Similarly, it’s important to have the capacity ‘to deal with disappointment and things not going to plan,’ says Elizabeth.

Guinever points to clear values, the ability to tell a story, to educate and inform others and bring them along and to think on one’s feet as some of the most useful qualities in a leader.

‘The capacity to inspire and make others feel enabled; courage; willingness to risk popularity; the capacity to link the big picture and the small stories of our lives.’

Overcoming obstacles (and the spectre of imposter syndrome)

‘Being female, small, and for much of my life, young looking – I was not always taken seriously,’ says Julie, revealing the barriers that many women face when moving up the career ladder.

‘I recall informing a past manager that I was not the “power-point girl” in response to the assumed assistance I was frequently asked to provide, even though my role included project management, policy development and regulatory compliance! Other times, people would be (patronisingly) amazed at what I had achieved based on their assumption of my age.’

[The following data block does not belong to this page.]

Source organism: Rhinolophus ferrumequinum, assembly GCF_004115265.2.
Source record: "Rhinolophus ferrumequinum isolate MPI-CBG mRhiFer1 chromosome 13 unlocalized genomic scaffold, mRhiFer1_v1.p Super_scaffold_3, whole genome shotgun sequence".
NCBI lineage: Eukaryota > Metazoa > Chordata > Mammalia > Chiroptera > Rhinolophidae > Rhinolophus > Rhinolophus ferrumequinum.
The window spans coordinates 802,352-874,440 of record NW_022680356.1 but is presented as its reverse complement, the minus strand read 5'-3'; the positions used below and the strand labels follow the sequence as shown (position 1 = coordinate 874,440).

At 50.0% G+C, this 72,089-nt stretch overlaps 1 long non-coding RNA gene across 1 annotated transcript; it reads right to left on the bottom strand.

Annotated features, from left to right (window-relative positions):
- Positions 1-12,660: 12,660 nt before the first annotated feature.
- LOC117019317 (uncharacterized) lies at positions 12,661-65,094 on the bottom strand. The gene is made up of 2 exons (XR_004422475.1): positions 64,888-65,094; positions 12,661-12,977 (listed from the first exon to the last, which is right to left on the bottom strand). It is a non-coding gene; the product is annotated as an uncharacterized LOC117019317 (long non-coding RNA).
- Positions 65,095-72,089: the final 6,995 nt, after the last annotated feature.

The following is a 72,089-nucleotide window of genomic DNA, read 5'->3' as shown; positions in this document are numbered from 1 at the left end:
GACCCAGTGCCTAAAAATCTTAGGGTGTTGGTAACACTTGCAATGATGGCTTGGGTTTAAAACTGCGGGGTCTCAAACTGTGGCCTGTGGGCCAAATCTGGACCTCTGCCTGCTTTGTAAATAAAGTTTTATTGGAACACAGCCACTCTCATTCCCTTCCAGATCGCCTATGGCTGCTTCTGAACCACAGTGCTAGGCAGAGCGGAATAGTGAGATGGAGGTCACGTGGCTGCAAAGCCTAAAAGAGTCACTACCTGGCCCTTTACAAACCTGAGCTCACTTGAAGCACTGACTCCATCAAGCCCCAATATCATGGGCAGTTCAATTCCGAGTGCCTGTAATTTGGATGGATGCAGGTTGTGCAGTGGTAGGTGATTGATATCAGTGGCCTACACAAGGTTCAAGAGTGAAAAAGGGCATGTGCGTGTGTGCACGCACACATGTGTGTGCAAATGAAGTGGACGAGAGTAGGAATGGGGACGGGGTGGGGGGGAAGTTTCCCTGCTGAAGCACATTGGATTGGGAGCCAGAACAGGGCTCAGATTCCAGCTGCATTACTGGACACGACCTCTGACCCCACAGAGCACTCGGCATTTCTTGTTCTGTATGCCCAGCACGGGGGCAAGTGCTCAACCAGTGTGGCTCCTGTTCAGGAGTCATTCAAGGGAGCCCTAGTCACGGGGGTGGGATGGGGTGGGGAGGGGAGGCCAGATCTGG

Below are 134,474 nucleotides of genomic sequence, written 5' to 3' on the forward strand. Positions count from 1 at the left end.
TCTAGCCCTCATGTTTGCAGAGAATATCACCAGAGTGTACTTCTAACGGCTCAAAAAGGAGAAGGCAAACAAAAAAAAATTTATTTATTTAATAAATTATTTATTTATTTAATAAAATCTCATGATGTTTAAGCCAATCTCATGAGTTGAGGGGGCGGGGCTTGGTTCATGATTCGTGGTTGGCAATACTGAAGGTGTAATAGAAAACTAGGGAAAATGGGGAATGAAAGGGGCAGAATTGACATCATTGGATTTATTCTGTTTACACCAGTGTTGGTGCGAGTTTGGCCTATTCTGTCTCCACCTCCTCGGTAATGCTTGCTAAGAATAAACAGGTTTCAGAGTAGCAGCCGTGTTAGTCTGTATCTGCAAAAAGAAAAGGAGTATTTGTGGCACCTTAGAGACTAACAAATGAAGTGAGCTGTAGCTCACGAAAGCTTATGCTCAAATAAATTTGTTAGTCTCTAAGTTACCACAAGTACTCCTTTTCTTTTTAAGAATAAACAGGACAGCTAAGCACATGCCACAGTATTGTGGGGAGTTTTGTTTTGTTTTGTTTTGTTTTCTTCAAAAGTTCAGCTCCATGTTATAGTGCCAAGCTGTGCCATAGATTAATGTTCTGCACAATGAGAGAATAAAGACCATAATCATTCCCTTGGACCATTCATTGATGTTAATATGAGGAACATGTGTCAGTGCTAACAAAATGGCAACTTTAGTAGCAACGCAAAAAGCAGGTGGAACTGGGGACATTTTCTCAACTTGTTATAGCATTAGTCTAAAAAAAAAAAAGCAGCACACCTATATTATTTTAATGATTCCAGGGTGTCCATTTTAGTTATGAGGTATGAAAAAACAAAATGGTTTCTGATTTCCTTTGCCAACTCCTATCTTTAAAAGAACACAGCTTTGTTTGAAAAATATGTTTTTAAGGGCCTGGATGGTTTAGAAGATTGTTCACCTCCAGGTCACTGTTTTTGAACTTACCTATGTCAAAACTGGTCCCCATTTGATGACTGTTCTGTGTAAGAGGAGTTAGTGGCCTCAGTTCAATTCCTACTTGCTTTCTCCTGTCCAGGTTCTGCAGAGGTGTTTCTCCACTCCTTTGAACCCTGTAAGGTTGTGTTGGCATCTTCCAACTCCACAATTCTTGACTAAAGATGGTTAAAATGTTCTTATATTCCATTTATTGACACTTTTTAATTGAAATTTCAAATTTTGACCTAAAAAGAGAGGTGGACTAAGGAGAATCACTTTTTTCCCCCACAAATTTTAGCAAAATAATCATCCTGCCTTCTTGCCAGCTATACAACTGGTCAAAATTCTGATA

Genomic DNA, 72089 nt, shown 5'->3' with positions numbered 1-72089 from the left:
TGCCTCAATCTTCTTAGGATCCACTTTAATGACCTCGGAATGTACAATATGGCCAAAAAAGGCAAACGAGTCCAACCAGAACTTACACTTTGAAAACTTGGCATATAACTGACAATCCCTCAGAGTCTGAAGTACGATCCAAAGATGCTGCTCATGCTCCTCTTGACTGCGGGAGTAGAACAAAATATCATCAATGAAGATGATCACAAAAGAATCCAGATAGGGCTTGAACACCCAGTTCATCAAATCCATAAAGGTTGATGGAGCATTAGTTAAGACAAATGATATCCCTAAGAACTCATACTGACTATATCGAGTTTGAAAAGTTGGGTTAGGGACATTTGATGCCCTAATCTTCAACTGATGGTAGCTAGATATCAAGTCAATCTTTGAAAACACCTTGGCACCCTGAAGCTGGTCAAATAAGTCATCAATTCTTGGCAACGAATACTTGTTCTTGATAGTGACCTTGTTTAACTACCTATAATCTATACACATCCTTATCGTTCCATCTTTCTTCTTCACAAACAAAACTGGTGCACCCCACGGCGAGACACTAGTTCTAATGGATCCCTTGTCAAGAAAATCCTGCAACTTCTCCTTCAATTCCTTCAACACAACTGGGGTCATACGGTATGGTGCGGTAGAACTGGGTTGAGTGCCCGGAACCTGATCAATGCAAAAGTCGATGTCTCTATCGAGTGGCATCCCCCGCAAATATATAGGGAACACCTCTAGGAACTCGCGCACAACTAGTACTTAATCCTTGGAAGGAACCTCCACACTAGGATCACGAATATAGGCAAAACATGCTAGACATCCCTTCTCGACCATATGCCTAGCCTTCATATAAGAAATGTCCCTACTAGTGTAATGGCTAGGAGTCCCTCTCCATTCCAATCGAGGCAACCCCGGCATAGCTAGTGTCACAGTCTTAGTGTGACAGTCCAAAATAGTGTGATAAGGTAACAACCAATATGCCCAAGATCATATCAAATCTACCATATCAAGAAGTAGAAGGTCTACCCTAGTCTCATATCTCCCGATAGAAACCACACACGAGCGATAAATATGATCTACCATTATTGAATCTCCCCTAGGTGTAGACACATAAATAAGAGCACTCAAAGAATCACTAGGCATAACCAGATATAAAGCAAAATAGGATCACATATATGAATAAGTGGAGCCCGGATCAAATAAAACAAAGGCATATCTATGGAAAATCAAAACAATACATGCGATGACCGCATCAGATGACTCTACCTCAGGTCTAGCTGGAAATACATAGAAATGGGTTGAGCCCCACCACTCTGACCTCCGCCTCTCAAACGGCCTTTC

Assertiveness is not a skill that comes naturally for everyone; it’s a tool that has to be practiced and polished over time.

‘I had to learn not to be intimidated by others who are very confident and to have very clear cut views,’ Guinever reflects. ‘Shyness and the sense of being an imposter,’ were concerns she learned to master over time, helping her rise to the position she holds today.

On cultivating a more equal and inclusive society

When it comes to helping communities recover and look beyond the pandemic, the social and economic divisions that COVID-19 has amplified urgently need addressing.